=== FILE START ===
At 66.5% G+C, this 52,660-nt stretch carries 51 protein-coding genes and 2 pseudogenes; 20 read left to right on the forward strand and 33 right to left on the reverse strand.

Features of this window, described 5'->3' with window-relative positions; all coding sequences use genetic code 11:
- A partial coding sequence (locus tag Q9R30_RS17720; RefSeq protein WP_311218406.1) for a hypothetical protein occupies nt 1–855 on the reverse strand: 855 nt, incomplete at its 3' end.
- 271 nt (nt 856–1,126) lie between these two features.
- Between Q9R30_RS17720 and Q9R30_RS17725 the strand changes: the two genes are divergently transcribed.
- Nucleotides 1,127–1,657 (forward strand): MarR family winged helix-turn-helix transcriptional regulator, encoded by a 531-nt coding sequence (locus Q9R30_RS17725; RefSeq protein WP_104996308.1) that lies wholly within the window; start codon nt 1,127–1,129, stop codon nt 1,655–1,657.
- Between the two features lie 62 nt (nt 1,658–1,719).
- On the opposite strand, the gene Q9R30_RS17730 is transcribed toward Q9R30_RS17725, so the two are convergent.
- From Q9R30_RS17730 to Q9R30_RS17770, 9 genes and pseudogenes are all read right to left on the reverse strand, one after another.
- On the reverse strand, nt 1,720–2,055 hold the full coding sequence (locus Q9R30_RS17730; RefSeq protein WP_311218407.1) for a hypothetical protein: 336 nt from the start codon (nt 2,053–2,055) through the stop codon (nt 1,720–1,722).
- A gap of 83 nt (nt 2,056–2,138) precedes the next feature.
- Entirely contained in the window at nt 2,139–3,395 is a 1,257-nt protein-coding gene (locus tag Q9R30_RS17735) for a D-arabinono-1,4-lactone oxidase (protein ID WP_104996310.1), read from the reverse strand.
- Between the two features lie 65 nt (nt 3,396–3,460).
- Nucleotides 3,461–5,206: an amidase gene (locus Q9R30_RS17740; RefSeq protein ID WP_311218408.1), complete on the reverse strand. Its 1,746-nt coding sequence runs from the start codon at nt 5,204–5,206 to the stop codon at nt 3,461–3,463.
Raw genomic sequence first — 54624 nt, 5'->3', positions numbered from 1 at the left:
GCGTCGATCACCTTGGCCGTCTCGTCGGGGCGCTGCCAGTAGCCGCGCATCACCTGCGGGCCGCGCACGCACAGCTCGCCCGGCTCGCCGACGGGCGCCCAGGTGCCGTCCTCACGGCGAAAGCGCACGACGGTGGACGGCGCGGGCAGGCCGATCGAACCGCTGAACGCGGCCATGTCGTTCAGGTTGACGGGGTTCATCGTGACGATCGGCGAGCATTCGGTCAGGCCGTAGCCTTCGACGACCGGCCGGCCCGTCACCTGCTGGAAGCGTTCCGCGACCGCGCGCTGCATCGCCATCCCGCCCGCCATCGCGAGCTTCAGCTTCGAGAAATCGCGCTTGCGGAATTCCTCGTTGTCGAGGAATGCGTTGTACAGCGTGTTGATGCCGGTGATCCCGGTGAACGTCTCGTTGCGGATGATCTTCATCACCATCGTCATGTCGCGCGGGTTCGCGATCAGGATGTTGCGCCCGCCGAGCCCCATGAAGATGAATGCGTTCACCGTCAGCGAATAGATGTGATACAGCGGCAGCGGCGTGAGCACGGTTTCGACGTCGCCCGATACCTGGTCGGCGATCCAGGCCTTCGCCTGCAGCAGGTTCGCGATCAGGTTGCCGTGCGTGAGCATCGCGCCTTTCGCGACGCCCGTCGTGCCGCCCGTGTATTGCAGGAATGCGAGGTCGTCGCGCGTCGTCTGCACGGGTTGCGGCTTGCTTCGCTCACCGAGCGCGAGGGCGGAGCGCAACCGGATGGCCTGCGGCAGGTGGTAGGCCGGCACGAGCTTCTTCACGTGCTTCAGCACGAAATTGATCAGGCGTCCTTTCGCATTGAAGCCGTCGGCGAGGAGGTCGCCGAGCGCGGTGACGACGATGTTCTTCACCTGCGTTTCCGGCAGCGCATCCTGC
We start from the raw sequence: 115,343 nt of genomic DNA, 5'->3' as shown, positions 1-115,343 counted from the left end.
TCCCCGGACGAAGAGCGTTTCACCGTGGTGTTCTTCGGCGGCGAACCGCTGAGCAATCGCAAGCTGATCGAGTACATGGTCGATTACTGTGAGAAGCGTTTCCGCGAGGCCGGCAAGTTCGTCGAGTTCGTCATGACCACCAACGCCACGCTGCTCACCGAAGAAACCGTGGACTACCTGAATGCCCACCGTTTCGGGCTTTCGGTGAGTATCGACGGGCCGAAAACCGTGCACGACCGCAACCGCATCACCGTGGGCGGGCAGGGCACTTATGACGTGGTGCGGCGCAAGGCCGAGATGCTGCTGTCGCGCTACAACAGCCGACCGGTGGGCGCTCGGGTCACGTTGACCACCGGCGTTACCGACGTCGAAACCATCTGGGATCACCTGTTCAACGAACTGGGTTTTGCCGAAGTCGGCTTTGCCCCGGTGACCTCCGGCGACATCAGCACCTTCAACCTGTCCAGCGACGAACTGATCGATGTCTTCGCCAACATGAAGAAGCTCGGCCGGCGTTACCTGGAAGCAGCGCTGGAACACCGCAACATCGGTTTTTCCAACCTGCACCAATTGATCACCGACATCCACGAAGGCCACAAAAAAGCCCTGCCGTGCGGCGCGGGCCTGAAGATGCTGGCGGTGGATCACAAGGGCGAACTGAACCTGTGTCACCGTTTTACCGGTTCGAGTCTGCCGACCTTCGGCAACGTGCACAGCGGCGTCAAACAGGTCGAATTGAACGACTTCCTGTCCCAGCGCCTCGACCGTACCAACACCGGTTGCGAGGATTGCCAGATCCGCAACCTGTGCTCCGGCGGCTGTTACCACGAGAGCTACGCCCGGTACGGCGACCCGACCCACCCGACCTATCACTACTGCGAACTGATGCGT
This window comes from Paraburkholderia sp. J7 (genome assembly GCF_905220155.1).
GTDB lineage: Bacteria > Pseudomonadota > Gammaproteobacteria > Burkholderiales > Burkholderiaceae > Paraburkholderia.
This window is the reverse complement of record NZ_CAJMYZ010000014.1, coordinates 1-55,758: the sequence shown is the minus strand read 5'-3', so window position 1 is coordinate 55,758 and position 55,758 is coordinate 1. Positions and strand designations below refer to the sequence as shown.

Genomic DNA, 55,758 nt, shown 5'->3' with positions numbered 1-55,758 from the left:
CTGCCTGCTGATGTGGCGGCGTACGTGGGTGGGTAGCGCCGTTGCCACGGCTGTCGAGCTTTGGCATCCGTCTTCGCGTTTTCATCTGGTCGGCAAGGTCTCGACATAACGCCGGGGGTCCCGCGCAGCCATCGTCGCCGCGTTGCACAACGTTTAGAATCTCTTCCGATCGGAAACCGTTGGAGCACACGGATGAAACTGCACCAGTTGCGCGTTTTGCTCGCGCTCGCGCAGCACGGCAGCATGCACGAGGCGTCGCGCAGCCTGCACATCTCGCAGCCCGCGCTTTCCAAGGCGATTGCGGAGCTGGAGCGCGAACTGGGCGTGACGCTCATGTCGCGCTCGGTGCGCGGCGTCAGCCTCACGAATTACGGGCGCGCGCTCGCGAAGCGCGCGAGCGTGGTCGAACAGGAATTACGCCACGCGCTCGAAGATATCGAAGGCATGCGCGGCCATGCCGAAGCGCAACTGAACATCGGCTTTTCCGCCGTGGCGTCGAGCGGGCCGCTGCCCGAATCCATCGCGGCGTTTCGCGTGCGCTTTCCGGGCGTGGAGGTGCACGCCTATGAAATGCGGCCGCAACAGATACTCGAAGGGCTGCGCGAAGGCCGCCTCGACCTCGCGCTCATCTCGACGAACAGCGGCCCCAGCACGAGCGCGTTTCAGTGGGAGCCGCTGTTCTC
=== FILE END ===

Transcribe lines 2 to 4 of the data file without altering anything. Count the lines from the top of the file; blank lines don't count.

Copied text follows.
Features of this window, described 5'->3' with window-relative positions; all coding sequences use genetic code 11:
- A partial coding sequence (locus tag Q9R30_RS17720; RefSeq protein WP_311218406.1) for a hypothetical protein occupies nt 1–855 on the reverse strand: 855 nt, incomplete at its 3' end.
- 271 nt (nt 856–1,126) lie between these two features.